The other day I was working on an old lawnmower that I’d picked up at a secondhand shop. Things were going well until I encountered a rusted bolt that refused to budge. Do you guys have any suggestions on how to help loosen the culprit?
If you’re a DIY enthusiast, it’s inevitable that at some point you’re going to strike the dreaded problem of a rusted bolt or shaft that’s stuck in its housing.
One of our team members here was recently removing the swing-arms of his motorbike from the frame to clean and grease the needle-bearings, when he hit this very snag. The main swing-arm pivot bolt was seized into the inner bearing race. He rides a dual-purpose bike, so the suspension is subjected to submersion at river crossings, and there is also a lot of high-velocity mud spray at times, hence the problem. The good news is that the issue can be solved!
You will need
- A can of Q10
- Appropriately sized spanners
- A four pound hammer
- An aluminium block or brass drift.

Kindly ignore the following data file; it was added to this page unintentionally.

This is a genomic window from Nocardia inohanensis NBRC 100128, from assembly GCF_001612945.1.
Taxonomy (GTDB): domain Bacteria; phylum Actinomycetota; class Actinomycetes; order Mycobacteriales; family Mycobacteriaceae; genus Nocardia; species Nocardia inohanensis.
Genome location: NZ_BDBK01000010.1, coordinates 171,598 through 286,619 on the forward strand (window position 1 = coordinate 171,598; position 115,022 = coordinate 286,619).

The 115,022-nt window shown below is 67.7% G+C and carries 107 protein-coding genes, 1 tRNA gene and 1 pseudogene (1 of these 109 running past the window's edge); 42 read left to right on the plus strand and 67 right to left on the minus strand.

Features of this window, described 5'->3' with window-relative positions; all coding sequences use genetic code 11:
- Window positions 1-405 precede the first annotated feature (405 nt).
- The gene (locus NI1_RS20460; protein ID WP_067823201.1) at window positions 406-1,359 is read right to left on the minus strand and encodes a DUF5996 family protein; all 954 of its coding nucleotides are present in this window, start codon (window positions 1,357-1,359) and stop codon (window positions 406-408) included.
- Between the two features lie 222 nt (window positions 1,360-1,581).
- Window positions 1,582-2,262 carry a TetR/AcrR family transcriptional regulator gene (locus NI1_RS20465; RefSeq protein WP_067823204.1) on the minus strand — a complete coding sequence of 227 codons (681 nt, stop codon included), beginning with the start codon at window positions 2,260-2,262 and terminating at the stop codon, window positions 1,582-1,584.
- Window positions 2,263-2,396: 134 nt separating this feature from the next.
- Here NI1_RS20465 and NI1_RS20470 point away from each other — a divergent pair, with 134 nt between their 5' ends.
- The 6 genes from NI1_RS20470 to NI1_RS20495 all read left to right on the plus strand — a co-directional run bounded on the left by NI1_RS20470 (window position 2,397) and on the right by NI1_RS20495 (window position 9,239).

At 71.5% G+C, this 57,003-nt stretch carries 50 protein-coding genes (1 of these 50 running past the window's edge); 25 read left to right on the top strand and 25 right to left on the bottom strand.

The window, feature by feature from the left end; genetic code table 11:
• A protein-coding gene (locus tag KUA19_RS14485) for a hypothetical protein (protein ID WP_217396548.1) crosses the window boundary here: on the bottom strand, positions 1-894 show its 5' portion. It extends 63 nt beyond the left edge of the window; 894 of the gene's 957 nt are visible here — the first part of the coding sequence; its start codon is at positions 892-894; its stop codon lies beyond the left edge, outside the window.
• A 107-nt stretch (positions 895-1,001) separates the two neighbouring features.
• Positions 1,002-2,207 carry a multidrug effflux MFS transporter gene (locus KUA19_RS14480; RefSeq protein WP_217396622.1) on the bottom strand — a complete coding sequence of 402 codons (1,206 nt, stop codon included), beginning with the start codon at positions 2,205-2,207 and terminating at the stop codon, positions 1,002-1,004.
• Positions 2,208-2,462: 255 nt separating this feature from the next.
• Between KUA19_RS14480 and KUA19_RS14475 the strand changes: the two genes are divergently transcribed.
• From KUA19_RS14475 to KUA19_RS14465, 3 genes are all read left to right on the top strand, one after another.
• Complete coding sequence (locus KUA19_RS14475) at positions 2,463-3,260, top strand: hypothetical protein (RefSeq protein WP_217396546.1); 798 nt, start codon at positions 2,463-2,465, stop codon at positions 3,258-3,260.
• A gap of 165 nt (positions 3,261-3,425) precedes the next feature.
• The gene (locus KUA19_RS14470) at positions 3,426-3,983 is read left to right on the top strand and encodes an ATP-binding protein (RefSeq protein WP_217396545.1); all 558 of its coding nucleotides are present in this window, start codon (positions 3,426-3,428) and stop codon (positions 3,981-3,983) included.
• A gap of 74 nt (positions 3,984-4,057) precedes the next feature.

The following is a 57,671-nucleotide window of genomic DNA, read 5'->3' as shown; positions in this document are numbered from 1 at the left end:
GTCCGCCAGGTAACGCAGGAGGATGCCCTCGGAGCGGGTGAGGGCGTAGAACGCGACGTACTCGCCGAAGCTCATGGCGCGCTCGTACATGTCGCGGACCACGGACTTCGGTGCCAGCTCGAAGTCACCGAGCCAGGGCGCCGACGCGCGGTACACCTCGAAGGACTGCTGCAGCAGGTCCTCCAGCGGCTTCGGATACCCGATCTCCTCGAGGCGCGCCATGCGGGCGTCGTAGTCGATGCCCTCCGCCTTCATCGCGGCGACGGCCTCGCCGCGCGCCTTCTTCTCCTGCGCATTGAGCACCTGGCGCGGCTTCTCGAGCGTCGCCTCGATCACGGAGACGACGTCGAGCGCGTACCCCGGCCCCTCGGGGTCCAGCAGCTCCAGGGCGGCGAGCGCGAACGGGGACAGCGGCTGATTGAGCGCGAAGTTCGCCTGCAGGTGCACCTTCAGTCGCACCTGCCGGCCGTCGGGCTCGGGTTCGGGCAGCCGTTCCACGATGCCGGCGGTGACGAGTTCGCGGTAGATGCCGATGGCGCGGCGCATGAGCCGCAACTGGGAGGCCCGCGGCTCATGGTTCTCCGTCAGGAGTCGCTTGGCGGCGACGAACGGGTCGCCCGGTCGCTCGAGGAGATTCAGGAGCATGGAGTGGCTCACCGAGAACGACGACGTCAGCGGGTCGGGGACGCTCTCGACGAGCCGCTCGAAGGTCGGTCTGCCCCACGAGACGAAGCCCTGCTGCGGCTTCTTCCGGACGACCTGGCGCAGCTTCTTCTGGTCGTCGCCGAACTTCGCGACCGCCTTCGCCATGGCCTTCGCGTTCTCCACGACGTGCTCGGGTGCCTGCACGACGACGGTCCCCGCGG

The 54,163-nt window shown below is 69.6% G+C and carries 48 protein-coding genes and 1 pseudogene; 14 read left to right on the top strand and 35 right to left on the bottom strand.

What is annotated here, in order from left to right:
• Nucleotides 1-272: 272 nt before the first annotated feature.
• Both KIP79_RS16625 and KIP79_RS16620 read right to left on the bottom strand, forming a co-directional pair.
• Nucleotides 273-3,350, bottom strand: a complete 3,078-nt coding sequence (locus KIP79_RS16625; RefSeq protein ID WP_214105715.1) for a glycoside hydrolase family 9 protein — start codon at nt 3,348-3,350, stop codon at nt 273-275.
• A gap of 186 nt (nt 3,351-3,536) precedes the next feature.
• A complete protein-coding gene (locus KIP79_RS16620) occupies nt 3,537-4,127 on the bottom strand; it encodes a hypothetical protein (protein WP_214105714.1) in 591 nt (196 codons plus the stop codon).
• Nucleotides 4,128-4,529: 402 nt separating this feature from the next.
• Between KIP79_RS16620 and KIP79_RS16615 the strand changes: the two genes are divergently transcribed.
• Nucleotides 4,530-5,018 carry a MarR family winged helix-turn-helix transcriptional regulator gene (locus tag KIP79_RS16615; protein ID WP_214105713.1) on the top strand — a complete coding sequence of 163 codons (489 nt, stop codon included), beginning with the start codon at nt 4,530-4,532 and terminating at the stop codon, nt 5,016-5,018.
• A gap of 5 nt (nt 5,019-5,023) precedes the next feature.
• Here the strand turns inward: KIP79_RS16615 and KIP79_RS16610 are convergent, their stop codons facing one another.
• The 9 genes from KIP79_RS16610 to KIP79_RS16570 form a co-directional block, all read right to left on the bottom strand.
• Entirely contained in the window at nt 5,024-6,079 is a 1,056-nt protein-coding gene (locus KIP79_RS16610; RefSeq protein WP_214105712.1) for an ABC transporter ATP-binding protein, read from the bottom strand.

- A heat gun
- A wire brush
Here’s how to do it…
You may need to repeat some of these steps multiple times before the bolt / nut finally gives. Sometimes, the best solution to a problem is not about what tool you use, but rather, how persistent and patient you are.
Some important points to remember…
- Never hit the shaft end with a hammer directly; this will distort and mushroom the end so that it will never pass through the housing.
- Never use a worn spanner (or socket) on a tight bolt or nut – you’re guaranteed to make the problem worse by rounding the bolt head.
- When you re-assemble your project, apply Q20 to prevent future rust.
- Never apply too much torque to the ring-end of a low-quality spanner – they tend to break and shoot bits of metal about!